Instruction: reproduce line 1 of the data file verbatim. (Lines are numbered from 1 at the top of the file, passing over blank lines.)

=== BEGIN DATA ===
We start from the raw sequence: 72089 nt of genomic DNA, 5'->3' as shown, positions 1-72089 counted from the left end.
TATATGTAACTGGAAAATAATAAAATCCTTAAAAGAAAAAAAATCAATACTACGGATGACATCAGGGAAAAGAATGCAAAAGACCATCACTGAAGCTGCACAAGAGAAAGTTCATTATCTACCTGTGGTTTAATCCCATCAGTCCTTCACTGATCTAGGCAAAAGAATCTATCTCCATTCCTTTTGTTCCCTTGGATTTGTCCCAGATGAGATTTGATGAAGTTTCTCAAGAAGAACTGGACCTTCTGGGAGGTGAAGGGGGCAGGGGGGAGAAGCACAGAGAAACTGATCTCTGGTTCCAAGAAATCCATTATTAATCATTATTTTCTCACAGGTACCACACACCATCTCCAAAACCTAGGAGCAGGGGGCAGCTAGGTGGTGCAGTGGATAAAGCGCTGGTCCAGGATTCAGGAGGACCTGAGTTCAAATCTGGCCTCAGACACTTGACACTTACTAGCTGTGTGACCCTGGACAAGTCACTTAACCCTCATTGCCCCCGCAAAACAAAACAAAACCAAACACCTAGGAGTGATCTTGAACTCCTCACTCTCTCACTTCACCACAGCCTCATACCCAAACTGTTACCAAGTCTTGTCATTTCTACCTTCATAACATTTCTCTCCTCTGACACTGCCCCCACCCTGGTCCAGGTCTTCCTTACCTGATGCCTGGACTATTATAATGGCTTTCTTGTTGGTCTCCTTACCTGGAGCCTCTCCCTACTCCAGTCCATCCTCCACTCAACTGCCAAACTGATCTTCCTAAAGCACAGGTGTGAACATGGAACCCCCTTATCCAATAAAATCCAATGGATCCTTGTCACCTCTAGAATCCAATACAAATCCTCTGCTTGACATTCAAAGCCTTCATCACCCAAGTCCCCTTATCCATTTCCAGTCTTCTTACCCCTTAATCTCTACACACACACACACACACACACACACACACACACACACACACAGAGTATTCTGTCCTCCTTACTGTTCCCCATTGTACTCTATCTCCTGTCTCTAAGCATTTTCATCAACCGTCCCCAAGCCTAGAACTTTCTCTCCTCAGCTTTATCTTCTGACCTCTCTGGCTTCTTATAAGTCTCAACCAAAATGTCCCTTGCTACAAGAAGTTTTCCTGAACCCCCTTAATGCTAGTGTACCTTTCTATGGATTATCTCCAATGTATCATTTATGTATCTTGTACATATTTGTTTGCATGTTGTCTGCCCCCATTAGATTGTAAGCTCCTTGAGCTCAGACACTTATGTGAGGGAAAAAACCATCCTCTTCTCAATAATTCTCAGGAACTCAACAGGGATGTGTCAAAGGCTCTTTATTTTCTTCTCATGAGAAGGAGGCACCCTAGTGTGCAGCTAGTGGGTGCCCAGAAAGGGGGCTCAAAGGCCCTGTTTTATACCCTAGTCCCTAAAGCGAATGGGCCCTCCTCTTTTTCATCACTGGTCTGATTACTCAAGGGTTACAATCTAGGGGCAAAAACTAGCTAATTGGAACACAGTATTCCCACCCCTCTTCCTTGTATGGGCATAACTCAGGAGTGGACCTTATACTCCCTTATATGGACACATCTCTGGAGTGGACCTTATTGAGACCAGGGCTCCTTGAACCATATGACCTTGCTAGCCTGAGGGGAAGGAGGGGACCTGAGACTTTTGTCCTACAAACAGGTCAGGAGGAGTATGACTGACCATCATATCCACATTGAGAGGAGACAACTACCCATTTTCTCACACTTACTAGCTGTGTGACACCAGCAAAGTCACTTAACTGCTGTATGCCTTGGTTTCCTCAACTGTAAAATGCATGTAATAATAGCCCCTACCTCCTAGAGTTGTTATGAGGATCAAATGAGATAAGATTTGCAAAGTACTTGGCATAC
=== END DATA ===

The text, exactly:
We start from the raw sequence: 72089 nt of genomic DNA, 5'->3' as shown, positions 1-72089 counted from the left end.